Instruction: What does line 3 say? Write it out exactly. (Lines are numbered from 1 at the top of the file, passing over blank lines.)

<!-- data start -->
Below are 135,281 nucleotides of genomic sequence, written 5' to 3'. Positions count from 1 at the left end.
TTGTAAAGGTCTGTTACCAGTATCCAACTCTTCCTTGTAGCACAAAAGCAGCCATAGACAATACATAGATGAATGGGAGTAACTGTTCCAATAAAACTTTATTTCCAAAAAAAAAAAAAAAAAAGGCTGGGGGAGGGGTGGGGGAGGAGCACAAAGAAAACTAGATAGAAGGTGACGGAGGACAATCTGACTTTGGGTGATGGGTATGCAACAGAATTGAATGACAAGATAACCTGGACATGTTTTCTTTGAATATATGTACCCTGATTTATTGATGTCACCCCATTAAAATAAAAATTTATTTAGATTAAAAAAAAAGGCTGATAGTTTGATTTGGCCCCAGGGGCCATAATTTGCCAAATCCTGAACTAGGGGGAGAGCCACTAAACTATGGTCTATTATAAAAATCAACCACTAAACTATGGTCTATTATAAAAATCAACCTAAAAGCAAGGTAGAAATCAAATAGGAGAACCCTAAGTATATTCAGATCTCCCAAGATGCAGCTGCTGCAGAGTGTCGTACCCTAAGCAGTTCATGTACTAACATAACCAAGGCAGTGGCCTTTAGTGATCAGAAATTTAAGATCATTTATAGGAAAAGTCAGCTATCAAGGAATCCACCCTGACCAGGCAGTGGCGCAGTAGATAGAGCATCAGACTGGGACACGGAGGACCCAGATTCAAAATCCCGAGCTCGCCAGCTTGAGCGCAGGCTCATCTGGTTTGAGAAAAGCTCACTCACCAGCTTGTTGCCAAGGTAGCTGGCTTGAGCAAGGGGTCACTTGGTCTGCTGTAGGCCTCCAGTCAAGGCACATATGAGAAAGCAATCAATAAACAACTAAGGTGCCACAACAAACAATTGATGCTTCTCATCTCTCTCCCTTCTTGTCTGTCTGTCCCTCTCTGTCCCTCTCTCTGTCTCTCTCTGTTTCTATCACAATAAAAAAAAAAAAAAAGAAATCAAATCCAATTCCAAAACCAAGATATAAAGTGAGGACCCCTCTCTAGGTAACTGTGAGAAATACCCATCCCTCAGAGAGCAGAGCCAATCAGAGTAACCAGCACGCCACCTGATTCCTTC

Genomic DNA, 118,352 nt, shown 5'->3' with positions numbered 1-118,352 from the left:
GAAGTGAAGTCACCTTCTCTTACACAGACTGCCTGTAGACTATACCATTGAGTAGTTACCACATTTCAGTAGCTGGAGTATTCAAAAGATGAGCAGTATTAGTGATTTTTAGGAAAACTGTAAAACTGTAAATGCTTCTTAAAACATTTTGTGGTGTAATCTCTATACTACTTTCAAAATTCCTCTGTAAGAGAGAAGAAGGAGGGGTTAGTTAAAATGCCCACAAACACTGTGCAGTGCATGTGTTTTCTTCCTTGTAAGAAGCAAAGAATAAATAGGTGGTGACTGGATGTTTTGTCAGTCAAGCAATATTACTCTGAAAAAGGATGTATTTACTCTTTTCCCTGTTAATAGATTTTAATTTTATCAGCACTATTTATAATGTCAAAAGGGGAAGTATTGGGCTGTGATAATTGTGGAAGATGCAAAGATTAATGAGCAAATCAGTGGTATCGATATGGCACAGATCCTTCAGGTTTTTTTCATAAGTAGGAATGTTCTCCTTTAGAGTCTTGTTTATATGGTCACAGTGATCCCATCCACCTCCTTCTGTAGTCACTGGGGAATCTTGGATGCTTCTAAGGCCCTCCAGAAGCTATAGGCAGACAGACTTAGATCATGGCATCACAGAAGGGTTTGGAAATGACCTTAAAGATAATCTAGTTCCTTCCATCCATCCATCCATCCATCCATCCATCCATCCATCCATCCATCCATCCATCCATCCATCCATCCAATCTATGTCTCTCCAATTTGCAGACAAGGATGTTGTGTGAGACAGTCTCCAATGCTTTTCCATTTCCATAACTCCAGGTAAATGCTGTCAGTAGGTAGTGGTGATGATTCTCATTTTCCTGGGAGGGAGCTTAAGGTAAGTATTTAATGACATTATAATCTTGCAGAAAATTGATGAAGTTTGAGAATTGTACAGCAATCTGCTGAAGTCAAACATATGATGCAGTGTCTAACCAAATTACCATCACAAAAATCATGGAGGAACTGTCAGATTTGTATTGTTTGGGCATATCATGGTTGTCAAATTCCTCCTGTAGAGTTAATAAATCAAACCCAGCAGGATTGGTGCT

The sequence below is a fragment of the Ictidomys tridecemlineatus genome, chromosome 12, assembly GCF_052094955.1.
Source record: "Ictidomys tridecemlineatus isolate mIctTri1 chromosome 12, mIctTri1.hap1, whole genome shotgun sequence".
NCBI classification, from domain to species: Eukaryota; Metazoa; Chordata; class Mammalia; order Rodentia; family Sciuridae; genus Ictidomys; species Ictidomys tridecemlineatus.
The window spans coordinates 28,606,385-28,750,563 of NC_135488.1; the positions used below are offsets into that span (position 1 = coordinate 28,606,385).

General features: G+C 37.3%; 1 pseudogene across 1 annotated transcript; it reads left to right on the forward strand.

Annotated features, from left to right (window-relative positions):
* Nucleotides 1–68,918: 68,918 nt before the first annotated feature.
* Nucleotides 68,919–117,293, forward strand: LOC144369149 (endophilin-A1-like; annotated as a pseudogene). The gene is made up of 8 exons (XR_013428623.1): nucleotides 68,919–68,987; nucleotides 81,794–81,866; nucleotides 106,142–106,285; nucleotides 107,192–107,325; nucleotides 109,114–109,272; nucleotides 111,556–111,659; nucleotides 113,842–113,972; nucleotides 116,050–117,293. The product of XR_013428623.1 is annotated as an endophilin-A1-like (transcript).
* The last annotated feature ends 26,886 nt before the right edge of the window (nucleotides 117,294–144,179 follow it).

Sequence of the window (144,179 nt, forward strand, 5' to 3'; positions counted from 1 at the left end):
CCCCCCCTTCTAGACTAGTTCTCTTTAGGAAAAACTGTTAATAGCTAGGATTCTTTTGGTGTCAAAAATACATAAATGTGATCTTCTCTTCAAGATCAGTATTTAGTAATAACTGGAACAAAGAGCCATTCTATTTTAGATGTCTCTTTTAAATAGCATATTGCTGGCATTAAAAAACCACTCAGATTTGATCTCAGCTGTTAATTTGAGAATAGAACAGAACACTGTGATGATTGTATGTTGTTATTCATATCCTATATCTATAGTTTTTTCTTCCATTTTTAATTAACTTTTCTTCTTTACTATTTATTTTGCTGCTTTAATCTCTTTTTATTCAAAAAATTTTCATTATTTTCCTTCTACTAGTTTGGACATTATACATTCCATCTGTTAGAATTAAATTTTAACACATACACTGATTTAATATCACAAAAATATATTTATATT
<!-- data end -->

Genomic DNA, 118,352 nt, shown 5'->3' with positions numbered 1-118,352 from the left: